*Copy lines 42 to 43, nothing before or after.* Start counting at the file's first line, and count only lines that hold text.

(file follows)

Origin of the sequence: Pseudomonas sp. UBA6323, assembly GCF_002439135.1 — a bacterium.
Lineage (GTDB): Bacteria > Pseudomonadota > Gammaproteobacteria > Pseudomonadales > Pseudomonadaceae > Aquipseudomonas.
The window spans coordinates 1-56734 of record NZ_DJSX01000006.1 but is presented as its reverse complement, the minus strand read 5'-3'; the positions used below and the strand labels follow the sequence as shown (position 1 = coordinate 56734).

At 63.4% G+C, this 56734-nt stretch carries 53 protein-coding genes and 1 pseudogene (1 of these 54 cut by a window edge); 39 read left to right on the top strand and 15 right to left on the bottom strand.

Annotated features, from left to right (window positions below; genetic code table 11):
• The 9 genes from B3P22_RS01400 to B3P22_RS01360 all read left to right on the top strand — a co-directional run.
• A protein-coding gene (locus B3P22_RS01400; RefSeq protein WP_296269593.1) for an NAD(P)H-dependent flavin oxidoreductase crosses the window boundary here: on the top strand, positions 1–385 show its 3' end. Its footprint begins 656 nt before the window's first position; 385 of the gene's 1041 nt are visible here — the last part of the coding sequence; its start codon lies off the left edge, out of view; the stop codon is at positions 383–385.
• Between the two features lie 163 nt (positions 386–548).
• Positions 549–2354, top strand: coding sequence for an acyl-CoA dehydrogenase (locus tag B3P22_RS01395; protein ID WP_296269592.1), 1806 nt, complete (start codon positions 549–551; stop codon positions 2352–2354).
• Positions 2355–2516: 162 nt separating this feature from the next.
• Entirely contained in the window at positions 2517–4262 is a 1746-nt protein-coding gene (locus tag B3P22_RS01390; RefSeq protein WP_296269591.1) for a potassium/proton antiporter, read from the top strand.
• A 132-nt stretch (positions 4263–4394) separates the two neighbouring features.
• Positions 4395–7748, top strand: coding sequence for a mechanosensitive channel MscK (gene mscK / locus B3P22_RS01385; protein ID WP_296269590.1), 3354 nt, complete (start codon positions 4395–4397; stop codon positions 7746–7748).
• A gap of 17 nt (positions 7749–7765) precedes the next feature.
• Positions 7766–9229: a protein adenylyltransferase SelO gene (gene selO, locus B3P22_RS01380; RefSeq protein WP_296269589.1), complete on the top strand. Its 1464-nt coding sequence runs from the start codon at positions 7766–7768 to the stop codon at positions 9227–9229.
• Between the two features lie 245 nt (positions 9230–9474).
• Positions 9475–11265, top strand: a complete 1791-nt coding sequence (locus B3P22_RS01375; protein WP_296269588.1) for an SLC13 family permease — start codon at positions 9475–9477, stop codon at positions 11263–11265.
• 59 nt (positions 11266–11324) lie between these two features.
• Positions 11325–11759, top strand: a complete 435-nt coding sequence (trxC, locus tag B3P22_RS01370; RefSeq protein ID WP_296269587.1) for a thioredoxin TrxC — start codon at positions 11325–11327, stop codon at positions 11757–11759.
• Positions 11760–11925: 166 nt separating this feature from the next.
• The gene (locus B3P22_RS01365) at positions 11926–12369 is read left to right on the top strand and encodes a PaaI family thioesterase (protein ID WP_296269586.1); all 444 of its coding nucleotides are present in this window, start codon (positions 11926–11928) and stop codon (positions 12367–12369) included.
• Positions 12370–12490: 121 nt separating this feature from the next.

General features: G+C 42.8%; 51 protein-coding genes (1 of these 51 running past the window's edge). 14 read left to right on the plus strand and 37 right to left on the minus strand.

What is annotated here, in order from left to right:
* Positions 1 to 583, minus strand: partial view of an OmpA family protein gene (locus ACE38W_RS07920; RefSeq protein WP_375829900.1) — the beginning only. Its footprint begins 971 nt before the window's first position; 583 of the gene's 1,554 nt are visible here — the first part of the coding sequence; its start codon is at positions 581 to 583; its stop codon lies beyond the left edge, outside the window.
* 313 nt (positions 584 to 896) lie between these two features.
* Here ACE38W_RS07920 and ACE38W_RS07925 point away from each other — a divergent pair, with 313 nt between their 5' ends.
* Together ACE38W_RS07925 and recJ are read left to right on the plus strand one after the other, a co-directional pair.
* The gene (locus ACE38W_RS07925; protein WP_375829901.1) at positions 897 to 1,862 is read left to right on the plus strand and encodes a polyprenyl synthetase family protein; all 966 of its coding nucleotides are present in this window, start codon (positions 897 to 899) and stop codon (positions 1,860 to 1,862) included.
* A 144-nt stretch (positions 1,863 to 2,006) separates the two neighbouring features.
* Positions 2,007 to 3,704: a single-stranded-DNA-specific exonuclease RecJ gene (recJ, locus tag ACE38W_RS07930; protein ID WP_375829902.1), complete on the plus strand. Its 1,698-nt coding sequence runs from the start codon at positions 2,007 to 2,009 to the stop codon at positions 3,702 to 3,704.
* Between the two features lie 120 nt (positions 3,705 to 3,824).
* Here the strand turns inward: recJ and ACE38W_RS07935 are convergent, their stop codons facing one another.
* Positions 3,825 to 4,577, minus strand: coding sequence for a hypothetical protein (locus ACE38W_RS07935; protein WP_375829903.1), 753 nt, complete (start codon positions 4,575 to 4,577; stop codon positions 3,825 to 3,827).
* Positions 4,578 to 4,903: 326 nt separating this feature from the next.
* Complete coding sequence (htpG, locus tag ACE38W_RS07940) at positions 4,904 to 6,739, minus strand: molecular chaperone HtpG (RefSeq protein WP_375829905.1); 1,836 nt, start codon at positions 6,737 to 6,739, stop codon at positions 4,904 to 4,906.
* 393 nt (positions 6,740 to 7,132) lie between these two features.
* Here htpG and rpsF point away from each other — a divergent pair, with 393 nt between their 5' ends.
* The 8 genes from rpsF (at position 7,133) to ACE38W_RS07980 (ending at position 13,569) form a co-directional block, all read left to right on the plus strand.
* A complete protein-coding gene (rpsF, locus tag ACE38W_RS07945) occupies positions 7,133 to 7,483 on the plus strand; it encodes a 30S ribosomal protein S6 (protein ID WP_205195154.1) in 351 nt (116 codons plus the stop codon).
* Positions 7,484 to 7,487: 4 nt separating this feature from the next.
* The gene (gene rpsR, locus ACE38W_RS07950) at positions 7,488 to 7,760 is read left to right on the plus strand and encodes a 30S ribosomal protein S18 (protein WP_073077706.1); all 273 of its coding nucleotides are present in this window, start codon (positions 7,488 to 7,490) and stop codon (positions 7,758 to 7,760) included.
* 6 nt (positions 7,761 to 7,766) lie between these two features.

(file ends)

* The gene (gene rpsR, locus ACE38W_RS07950) at positions 7,488 to 7,760 is read left to right on the plus strand and encodes a 30S ribosomal protein S18 (protein WP_073077706.1); all 273 of its coding nucleotides are present in this window, start codon (positions 7,488 to 7,490) and stop codon (positions 7,758 to 7,760) included.
* 6 nt (positions 7,761 to 7,766) lie between these two features.